For all those studying Digital Advertising here at Ravenbourne – are we doomed? We hope not :)
Depends what you’re studying on the course. Hopefully you’re learning how to acquire new skills and adapt as the digital landscape changes. And you’re learning to have fun with the unique bits of digital culture that make it a special place to do advertising-like things. If you’re learning that, you’re not doomed. I hope.
I saw just one black person in that office photo… That a thing?
Unfortunately yes. Not just for us, as an industry we’re too monocultural. Along with many other good people we’re working hard to address the issue. And we welcome any thoughts on how we can be better and do more to attract a more diverse pool of talent.
Would you rather be ignorant or know it all?
Our whole ‘Walk in Stupid’ thing probably answers this. It’s always safest to assume that you’re entirely ignorant. But I’m not sure I want to be regarded by others as totally ignorant.
What value do you place on a degree in a creative subject at Wieden and Kennedy? I.e. Is it a requirement for all of the employees?
It’s not a requirement. If you’re lucky enough to be on a creative degree course don’t squander the opportunity, milk it for all it’s worth. You’ll never have that much time and space to experiment again (said like a proper bitter old dude).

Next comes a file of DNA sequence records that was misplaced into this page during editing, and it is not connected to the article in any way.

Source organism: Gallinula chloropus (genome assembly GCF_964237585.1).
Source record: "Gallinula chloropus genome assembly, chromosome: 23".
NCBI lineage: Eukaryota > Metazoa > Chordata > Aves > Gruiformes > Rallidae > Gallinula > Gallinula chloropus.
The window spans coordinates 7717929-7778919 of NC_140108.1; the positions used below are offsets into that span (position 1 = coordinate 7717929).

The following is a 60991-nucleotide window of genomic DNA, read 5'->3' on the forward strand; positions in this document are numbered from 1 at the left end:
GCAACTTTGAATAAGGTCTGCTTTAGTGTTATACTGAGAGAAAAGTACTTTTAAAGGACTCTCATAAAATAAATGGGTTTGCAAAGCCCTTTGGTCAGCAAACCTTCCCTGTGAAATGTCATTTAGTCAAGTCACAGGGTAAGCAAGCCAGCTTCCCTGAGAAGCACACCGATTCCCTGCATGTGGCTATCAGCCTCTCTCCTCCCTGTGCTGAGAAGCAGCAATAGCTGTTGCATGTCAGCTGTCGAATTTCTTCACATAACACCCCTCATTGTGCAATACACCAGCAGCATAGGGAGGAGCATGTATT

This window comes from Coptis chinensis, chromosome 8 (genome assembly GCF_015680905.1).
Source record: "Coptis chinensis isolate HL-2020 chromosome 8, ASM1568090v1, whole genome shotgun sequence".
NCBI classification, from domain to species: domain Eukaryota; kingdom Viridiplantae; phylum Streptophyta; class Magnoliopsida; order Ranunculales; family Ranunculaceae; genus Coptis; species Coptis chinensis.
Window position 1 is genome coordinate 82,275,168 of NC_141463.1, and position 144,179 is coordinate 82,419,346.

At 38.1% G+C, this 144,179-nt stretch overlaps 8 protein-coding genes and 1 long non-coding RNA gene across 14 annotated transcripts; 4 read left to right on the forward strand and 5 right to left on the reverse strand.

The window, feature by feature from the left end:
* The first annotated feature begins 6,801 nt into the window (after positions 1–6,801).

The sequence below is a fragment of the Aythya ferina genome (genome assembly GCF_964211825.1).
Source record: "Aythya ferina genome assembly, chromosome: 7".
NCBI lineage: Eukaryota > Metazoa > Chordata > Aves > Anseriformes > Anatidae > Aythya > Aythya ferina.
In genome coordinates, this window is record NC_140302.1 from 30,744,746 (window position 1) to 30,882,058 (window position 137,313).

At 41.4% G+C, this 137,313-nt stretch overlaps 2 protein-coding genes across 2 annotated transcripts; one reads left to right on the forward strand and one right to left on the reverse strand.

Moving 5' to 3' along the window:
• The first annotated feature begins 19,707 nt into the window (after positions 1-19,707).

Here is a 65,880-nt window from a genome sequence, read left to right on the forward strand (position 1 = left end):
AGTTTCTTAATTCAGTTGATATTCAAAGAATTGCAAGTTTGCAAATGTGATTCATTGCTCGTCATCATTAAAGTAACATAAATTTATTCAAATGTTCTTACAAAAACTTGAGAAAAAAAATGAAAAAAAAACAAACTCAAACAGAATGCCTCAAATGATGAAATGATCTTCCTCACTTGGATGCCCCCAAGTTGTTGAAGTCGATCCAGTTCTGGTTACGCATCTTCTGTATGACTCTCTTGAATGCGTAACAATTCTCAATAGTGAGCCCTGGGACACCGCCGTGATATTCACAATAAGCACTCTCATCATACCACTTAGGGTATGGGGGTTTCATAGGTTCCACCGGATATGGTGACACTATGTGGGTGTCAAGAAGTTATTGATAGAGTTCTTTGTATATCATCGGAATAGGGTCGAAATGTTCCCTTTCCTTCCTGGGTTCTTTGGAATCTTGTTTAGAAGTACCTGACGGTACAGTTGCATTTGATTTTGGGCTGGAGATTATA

What types of activities do you do to feed the unconscious creative process?
Reading through the piece it struck me how similar the cultures of Advertising Agencies and Tech Start-Ups are. And how similar bits need to change – namely the dudely hierarchical nonsense driven by outdated motives.
Those ideals inform how management makes decisions every day, from prioritizing broken code (craftsmanship) to making sure everyone leaves work on time (thriving).
So the important hard work bit – making the product – is still a priority. But I’m guessing they feel, like we do, that people who’ve left on time (and have a life) are better at doing the work thing.
“Just because your ass is on a seat doesn’t mean you’re working. If you’re brain dead after 6pm, go home. You can work like that for only so long.”
Couldn’t agree more.